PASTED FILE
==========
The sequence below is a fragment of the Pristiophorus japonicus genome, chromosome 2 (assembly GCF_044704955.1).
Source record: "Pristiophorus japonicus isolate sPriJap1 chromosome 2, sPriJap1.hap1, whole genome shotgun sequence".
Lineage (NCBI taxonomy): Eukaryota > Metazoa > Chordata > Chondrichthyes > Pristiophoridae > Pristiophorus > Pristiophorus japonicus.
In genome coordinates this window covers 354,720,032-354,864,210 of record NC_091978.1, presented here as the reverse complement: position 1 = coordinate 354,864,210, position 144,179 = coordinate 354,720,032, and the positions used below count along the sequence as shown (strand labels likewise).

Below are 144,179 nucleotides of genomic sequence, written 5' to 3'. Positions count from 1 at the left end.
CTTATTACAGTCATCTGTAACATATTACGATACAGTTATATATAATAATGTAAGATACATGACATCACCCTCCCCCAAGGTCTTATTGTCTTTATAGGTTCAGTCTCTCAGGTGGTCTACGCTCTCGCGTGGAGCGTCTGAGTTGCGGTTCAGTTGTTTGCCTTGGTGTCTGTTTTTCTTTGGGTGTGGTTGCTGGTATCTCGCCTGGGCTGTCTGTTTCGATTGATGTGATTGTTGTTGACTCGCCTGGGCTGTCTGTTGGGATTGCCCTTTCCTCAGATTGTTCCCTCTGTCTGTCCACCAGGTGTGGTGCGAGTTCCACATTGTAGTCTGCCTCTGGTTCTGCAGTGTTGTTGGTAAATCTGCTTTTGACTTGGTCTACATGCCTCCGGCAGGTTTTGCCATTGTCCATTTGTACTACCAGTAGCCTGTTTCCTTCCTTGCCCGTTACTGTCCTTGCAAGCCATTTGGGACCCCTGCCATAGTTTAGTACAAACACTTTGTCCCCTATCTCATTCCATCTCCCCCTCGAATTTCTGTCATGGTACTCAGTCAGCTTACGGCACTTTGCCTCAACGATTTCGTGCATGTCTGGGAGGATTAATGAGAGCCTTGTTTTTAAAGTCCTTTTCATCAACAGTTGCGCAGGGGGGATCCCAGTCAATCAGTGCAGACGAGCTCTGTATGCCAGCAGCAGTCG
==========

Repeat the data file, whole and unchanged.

The sequence below is a fragment of the Pristiophorus japonicus genome, chromosome 2 (assembly GCF_044704955.1).
Source record: "Pristiophorus japonicus isolate sPriJap1 chromosome 2, sPriJap1.hap1, whole genome shotgun sequence".
Lineage (NCBI taxonomy): Eukaryota > Metazoa > Chordata > Chondrichthyes > Pristiophoridae > Pristiophorus > Pristiophorus japonicus.
In genome coordinates this window covers 354,720,032-354,864,210 of record NC_091978.1, presented here as the reverse complement: position 1 = coordinate 354,864,210, position 144,179 = coordinate 354,720,032, and the positions used below count along the sequence as shown (strand labels likewise).

Below are 144,179 nucleotides of genomic sequence, written 5' to 3'. Positions count from 1 at the left end.
CTTATTACAGTCATCTGTAACATATTACGATACAGTTATATATAATAATGTAAGATACATGACATCACCCTCCCCCAAGGTCTTATTGTCTTTATAGGTTCAGTCTCTCAGGTGGTCTACGCTCTCGCGTGGAGCGTCTGAGTTGCGGTTCAGTTGTTTGCCTTGGTGTCTGTTTTTCTTTGGGTGTGGTTGCTGGTATCTCGCCTGGGCTGTCTGTTTCGATTGATGTGATTGTTGTTGACTCGCCTGGGCTGTCTGTTGGGATTGCCCTTTCCTCAGATTGTTCCCTCTGTCTGTCCACCAGGTGTGGTGCGAGTTCCACATTGTAGTCTGCCTCTGGTTCTGCAGTGTTGTTGGTAAATCTGCTTTTGACTTGGTCTACATGCCTCCGGCAGGTTTTGCCATTGTCCATTTGTACTACCAGTAGCCTGTTTCCTTCCTTGCCCGTTACTGTCCTTGCAAGCCATTTGGGACCCCTGCCATAGTTTAGTACAAACACTTTGTCCCCTATCTCATTCCATCTCCCCCTCGAATTTCTGTCATGGTACTCAGTCAGCTTACGGCACTTTGCCTCAACGATTTCGTGCATGTCTGGGAGGATTAATGAGAGCCTTGTTTTTAAAGTCCTTTTCATCAACAGTTGCGCAGGGGGGATCCCAGTCAATCAGTGCAGACGAGCTCTGTATGCCAGCAGCAGTCG